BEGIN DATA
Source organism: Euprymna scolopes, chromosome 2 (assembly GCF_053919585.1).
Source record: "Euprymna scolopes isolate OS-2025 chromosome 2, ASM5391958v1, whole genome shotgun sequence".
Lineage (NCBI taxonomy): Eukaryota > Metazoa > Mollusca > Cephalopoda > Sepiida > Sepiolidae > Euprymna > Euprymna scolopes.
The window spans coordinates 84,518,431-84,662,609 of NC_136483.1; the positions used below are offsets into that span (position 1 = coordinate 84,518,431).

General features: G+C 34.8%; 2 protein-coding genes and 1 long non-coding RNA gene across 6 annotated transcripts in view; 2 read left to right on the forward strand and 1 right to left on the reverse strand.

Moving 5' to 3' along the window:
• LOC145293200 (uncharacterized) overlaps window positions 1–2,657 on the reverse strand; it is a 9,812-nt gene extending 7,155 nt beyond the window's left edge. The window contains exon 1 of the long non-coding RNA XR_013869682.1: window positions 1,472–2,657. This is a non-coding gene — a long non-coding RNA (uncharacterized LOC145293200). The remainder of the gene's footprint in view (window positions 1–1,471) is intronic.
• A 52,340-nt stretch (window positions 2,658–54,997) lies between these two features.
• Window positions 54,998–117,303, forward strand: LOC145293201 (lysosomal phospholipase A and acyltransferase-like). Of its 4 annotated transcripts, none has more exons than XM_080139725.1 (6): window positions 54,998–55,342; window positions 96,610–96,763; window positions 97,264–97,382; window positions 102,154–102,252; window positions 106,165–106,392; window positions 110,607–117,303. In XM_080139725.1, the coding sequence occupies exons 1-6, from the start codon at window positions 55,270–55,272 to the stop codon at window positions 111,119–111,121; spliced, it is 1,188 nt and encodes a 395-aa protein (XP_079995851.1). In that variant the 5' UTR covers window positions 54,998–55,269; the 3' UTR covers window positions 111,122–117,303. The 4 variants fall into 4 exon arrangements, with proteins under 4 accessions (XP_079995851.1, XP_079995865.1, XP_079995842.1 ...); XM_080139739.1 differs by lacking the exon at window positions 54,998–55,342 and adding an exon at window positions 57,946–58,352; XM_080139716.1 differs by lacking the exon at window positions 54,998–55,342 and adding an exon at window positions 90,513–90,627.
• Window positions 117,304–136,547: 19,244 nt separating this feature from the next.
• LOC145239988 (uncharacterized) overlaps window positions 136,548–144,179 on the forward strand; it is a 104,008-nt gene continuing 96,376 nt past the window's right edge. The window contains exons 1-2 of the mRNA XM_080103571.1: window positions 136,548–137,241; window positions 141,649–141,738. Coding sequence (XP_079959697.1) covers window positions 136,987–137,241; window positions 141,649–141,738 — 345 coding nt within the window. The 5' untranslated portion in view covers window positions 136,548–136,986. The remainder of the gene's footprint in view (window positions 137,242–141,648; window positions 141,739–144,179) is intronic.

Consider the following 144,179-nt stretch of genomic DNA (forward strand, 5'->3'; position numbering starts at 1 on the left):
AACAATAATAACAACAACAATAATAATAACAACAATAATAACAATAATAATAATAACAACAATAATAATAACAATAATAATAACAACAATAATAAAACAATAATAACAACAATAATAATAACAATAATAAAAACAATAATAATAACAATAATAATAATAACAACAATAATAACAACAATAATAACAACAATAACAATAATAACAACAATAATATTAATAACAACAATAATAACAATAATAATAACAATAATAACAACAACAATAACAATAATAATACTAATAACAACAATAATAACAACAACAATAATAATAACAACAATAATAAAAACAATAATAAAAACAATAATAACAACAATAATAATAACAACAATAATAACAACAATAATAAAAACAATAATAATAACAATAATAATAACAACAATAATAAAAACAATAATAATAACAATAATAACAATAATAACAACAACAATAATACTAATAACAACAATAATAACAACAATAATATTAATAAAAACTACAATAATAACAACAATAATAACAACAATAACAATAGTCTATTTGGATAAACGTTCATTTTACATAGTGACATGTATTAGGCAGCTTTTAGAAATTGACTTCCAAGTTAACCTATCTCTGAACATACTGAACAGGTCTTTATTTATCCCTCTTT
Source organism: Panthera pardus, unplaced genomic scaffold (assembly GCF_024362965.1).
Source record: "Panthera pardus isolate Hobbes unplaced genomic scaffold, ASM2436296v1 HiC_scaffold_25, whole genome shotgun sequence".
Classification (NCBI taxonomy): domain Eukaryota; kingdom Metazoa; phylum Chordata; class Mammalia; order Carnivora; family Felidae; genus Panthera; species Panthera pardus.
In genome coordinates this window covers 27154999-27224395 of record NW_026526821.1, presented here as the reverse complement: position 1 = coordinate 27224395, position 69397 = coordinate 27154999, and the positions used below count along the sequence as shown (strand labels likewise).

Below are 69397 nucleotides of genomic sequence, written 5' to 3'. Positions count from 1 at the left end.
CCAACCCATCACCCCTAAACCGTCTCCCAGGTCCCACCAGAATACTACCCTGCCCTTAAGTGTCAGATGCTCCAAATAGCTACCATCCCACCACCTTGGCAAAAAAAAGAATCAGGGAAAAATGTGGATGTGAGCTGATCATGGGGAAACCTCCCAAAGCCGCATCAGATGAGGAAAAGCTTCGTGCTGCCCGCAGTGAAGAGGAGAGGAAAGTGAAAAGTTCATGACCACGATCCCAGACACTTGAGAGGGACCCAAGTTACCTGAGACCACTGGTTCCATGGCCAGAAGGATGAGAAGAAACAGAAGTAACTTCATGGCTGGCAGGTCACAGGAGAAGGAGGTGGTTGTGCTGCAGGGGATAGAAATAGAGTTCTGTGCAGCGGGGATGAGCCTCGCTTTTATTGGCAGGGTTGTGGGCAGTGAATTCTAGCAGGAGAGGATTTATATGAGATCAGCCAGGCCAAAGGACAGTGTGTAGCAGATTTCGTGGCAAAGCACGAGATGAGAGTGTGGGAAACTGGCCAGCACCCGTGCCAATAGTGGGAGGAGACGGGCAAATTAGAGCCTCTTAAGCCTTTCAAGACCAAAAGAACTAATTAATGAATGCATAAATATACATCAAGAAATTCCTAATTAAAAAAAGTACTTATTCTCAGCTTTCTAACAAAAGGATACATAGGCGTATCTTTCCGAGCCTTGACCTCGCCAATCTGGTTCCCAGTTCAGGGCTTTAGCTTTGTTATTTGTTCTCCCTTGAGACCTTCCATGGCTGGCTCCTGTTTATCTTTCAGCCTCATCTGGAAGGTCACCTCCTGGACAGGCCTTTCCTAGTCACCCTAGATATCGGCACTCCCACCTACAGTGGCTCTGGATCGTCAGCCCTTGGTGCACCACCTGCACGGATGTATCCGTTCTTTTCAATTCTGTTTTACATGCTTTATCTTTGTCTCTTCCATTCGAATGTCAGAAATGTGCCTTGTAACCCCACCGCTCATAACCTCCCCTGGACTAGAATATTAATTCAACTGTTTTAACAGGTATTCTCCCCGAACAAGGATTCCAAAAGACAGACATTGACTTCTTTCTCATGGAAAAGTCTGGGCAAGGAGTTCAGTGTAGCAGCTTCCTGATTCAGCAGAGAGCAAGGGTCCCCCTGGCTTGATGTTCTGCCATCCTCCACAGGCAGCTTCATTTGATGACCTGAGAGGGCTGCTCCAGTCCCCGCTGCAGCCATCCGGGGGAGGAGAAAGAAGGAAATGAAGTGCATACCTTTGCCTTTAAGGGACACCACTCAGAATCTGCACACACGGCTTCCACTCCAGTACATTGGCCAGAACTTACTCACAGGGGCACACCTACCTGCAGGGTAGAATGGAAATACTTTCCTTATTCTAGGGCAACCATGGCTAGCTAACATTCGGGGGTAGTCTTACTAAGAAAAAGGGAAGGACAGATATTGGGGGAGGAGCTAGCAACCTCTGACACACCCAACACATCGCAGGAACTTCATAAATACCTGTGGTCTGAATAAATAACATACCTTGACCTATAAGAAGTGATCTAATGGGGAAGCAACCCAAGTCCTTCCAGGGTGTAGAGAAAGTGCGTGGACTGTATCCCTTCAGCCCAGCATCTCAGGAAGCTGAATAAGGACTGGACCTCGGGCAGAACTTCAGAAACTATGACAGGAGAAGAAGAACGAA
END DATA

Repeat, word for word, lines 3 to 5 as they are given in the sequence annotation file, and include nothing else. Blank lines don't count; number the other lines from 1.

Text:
Lineage (NCBI taxonomy): Eukaryota > Metazoa > Mollusca > Cephalopoda > Sepiida > Sepiolidae > Euprymna > Euprymna scolopes.
The window spans coordinates 84,518,431-84,662,609 of NC_136483.1; the positions used below are offsets into that span (position 1 = coordinate 84,518,431).

General features: G+C 34.8%; 2 protein-coding genes and 1 long non-coding RNA gene across 6 annotated transcripts in view; 2 read left to right on the forward strand and 1 right to left on the reverse strand.